Kumeu: Port and posh nosh

By Libby Nicholson-Moon

In Auckland's rural west, Kumeu is lavishly blessed with appetite-teasing treats.

A view that sums up the inviting bucolic character of Kumeu and Huapai. Photo / Michael Craig
A view that sums up the inviting bucolic character of Kumeu and Huapai. Photo / Michael Craig

Kumeu is steeped in history, especially of wine, with many local vineyards dating back to the arrival of Croatians in New Zealand in the 1930s. For me and my husband, Bruce, the lure of the grape is enough to head west on a frosty Sunday morning, to discover the delights of this small country town only 25 minutes from central Auckland.

First stop is the Kumeu market, held monthly at Kumeu showgrounds. Local artisans peddle their wares and there are crafts galore, food from around the globe, mussel fritters, Belgian waffles, wood-fired pizza, French crepes, paella and my favourite, Hungarian fried bread puffs with delicious toppings.

The award-winning Soljans Estate Winery & Cafe is next on our list for a tasting, followed by coffee.

In 1927 Croatian Bartul Soljan arrived in West Auckland, where he planted the first Soljan vineyard and, today, his legacy proudly marks the entrance to Kumeu wine country.

I am sold on their Founders Tawny Port with its rich sultana nose, and am lucky to have a designated driver, so I can indulge.

Next is Kerr Farm's boutique winery, where I fall in love with their 2010 Bella Rosa Kumeu. Then it's on to Nobilo's to sample wines from Malborough, Hawke's Bay and my hometown of Gisborne.

I squeeze in a pared-back, but impressive, tasting at Coopers Creek Vineyard, before we head to lunch at Kumeu's newest restaurant, The Tasting Shed.

Our charming hosts, Ganesh and Jo Raj, explain the restaurant's philosophy of "a place where wine craves food", and inform us that their executive chef is Sara Simpson, formerly of Auckland's Clooney Restaurant and also Hawke's Bay's Craggy Range Winery Terroir Restaurant.

Needless to say, the food is a delight, our suggested wine matches are perfect, and the atmosphere relaxed and unpretentious. With no room for dessert, I'll return to try the lavender icecream, grilled brioche and Muriwai honey.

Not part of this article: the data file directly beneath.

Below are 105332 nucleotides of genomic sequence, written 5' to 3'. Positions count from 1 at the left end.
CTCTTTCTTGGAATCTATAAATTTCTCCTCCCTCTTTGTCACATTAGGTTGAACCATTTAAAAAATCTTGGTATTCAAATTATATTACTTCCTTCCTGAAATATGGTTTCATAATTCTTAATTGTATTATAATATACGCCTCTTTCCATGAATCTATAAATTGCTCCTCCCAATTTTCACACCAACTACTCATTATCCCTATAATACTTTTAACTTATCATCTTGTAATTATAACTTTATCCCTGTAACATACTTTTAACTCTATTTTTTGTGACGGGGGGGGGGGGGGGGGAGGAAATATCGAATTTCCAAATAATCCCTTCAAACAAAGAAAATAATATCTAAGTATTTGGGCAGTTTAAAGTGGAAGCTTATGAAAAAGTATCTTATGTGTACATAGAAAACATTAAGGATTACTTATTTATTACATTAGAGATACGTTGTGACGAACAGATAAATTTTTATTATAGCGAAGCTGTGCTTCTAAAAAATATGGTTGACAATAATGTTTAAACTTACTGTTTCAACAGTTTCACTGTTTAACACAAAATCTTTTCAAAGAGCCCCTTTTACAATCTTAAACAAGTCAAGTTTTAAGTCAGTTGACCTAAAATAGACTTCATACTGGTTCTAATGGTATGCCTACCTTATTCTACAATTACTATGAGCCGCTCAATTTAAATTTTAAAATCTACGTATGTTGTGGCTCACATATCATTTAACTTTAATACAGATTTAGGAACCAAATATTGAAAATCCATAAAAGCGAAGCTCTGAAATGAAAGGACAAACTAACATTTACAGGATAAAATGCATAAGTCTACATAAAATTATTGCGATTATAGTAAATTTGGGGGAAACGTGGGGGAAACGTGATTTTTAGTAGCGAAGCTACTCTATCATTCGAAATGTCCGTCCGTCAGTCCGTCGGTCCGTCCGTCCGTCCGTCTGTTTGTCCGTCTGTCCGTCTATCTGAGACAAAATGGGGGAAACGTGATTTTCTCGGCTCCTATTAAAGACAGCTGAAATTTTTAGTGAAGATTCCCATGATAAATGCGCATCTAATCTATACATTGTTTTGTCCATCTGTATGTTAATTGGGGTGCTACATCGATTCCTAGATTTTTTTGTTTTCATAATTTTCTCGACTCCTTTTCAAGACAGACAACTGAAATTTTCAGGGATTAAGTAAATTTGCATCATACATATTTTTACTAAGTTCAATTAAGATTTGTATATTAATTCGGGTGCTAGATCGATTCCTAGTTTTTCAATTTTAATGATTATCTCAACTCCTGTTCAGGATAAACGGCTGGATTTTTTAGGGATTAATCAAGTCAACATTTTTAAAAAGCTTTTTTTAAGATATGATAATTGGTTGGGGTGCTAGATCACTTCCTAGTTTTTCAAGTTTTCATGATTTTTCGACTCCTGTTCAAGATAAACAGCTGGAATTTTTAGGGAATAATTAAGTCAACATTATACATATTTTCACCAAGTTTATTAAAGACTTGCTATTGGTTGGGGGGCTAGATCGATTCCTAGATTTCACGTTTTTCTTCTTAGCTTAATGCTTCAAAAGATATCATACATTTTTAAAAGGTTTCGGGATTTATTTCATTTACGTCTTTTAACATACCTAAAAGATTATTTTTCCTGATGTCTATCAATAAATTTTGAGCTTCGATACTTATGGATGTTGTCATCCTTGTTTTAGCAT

While lunch is settling, I enjoy a rummage at DeVine Clothing, a quirky store crammed with one-off samples and seconds, bags, belts, jewellery and hats, all at reasonable prices.

It's time for some sea air, so we take the road that winds out to the black sands of Muriwai beach, and the track that leads to a viewing platform for a gannet colony. Between August and March about 1200 pairs of gannets nest here. The birds' comings and goings make for entertaining viewing.

Back towards Kumeu, we visit Crescent Dairy Goats, a 5ha-plus family-owned and operated farm, to sample delicious award-winning cheeses. Organic principles are adhered to here, and owners John and Jan Walter make more than a dozen varieties of beautifully crafted cheeses, plus yoghurt and milk.

Gallery Q is our next port of call, where we meet Lena Nelson, art consultant, and Judy McIntosh, actor and winemaker, who is offering tastings of her delicious Kaipara wine.

The gallery features an eclectic mix of art by New Zealanders and overseas artists, plus produce from five local winemakers.

The sun has lost its warmth as we head to our final destination, the historic 153-year-old Riverhead Tavern, on the shores of the upper Waitemata Harbour.

Maori used this landing point as they crossed from the harbour overland to Kumeu and easier access to the far north.

A welcoming billow of smoke wafts from the tavern's chimney as we pull up, and as the late-afternoon sun fades into dusk, we cosy up by the fire, satisfied by an inspirational day in Kumeu's multicultural wine country.

- Herald on Sunday

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